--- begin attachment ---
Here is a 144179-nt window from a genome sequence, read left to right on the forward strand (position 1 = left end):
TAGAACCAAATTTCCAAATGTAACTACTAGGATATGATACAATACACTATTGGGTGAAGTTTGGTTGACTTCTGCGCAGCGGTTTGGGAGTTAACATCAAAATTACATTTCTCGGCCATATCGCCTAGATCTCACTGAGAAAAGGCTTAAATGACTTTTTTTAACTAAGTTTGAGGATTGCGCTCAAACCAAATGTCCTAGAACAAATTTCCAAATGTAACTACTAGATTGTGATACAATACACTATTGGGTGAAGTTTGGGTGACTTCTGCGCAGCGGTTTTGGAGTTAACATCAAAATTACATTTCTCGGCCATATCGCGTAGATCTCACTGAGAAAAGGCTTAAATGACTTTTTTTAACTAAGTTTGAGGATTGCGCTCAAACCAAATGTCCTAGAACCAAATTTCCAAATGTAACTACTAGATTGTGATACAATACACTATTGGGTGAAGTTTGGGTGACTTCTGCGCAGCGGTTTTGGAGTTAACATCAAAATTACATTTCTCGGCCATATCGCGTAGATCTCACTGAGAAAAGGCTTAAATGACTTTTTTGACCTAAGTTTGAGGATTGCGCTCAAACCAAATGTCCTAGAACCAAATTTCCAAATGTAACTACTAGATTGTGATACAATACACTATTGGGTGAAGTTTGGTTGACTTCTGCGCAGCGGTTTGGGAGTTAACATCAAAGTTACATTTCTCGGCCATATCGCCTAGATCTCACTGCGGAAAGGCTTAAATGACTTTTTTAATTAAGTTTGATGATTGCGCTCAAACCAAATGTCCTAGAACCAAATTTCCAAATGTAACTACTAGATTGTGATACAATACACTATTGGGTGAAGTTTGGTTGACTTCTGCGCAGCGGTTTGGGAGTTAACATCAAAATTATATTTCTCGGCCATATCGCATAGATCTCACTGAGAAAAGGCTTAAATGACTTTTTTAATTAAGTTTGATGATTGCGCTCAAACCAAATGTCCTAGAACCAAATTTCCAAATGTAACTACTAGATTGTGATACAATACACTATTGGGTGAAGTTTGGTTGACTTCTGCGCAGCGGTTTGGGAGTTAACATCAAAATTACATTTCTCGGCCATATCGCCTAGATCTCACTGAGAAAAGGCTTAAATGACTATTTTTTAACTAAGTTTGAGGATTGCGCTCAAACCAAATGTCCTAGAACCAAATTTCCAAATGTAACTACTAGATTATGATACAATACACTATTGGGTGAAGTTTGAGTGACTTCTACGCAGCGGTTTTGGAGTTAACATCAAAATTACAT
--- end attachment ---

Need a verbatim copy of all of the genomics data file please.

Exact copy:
Here is a 144179-nt window from a genome sequence, read left to right on the forward strand (position 1 = left end):
TAGAACCAAATTTCCAAATGTAACTACTAGGATATGATACAATACACTATTGGGTGAAGTTTGGTTGACTTCTGCGCAGCGGTTTGGGAGTTAACATCAAAATTACATTTCTCGGCCATATCGCCTAGATCTCACTGAGAAAAGGCTTAAATGACTTTTTTTAACTAAGTTTGAGGATTGCGCTCAAACCAAATGTCCTAGAACAAATTTCCAAATGTAACTACTAGATTGTGATACAATACACTATTGGGTGAAGTTTGGGTGACTTCTGCGCAGCGGTTTTGGAGTTAACATCAAAATTACATTTCTCGGCCATATCGCGTAGATCTCACTGAGAAAAGGCTTAAATGACTTTTTTTAACTAAGTTTGAGGATTGCGCTCAAACCAAATGTCCTAGAACCAAATTTCCAAATGTAACTACTAGATTGTGATACAATACACTATTGGGTGAAGTTTGGGTGACTTCTGCGCAGCGGTTTTGGAGTTAACATCAAAATTACATTTCTCGGCCATATCGCGTAGATCTCACTGAGAAAAGGCTTAAATGACTTTTTTGACCTAAGTTTGAGGATTGCGCTCAAACCAAATGTCCTAGAACCAAATTTCCAAATGTAACTACTAGATTGTGATACAATACACTATTGGGTGAAGTTTGGTTGACTTCTGCGCAGCGGTTTGGGAGTTAACATCAAAGTTACATTTCTCGGCCATATCGCCTAGATCTCACTGCGGAAAGGCTTAAATGACTTTTTTAATTAAGTTTGATGATTGCGCTCAAACCAAATGTCCTAGAACCAAATTTCCAAATGTAACTACTAGATTGTGATACAATACACTATTGGGTGAAGTTTGGTTGACTTCTGCGCAGCGGTTTGGGAGTTAACATCAAAATTATATTTCTCGGCCATATCGCATAGATCTCACTGAGAAAAGGCTTAAATGACTTTTTTAATTAAGTTTGATGATTGCGCTCAAACCAAATGTCCTAGAACCAAATTTCCAAATGTAACTACTAGATTGTGATACAATACACTATTGGGTGAAGTTTGGTTGACTTCTGCGCAGCGGTTTGGGAGTTAACATCAAAATTACATTTCTCGGCCATATCGCCTAGATCTCACTGAGAAAAGGCTTAAATGACTATTTTTTAACTAAGTTTGAGGATTGCGCTCAAACCAAATGTCCTAGAACCAAATTTCCAAATGTAACTACTAGATTATGATACAATACACTATTGGGTGAAGTTTGAGTGACTTCTACGCAGCGGTTTTGGAGTTAACATCAAAATTACAT